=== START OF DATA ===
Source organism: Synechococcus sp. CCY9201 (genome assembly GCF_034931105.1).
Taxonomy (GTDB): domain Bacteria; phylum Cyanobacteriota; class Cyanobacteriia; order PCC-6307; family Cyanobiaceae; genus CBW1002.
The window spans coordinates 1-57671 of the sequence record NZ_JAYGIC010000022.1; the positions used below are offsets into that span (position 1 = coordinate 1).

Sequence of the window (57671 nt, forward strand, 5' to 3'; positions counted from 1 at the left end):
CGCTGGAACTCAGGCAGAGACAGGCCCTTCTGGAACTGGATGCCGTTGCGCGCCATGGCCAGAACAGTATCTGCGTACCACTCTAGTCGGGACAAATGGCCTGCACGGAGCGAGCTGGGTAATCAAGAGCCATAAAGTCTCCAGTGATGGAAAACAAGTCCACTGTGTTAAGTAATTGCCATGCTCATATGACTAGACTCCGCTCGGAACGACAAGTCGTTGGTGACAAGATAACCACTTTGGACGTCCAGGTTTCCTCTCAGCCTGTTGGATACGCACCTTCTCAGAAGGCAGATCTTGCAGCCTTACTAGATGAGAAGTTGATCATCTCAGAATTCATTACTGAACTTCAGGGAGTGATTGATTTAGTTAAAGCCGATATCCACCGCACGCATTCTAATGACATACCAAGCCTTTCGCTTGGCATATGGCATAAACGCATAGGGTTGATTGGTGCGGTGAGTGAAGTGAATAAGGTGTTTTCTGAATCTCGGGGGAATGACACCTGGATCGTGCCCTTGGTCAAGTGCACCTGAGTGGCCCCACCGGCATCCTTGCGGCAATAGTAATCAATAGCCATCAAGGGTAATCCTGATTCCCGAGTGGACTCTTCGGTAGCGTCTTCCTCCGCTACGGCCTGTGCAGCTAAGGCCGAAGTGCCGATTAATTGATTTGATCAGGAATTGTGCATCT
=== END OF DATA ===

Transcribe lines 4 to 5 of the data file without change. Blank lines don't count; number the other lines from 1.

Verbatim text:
Sequence of the window (57671 nt, forward strand, 5' to 3'; positions counted from 1 at the left end):
CGCTGGAACTCAGGCAGAGACAGGCCCTTCTGGAACTGGATGCCGTTGCGCGCCATGGCCAGAACAGTATCTGCGTACCACTCTAGTCGGGACAAATGGCCTGCACGGAGCGAGCTGGGTAATCAAGAGCCATAAAGTCTCCAGTGATGGAAAACAAGTCCACTGTGTTAAGTAATTGCCATGCTCATATGACTAGACTCCGCTCGGAACGACAAGTCGTTGGTGACAAGATAACCACTTTGGACGTCCAGGTTTCCTCTCAGCCTGTTGGATACGCACCTTCTCAGAAGGCAGATCTTGCAGCCTTACTAGATGAGAAGTTGATCATCTCAGAATTCATTACTGAACTTCAGGGAGTGATTGATTTAGTTAAAGCCGATATCCACCGCACGCATTCTAATGACATACCAAGCCTTTCGCTTGGCATATGGCATAAACGCATAGGGTTGATTGGTGCGGTGAGTGAAGTGAATAAGGTGTTTTCTGAATCTCGGGGGAATGACACCTGGATCGTGCCCTTGGTCAAGTGCACCTGAGTGGCCCCACCGGCATCCTTGCGGCAATAGTAATCAATAGCCATCAAGGGTAATCCTGATTCCCGAGTGGACTCTTCGGTAGCGTCTTCCTCCGCTACGGCCTGTGCAGCTAAGGCCGAAGTGCCGATTAATTGATTTGATCAGGAATTGTGCATCT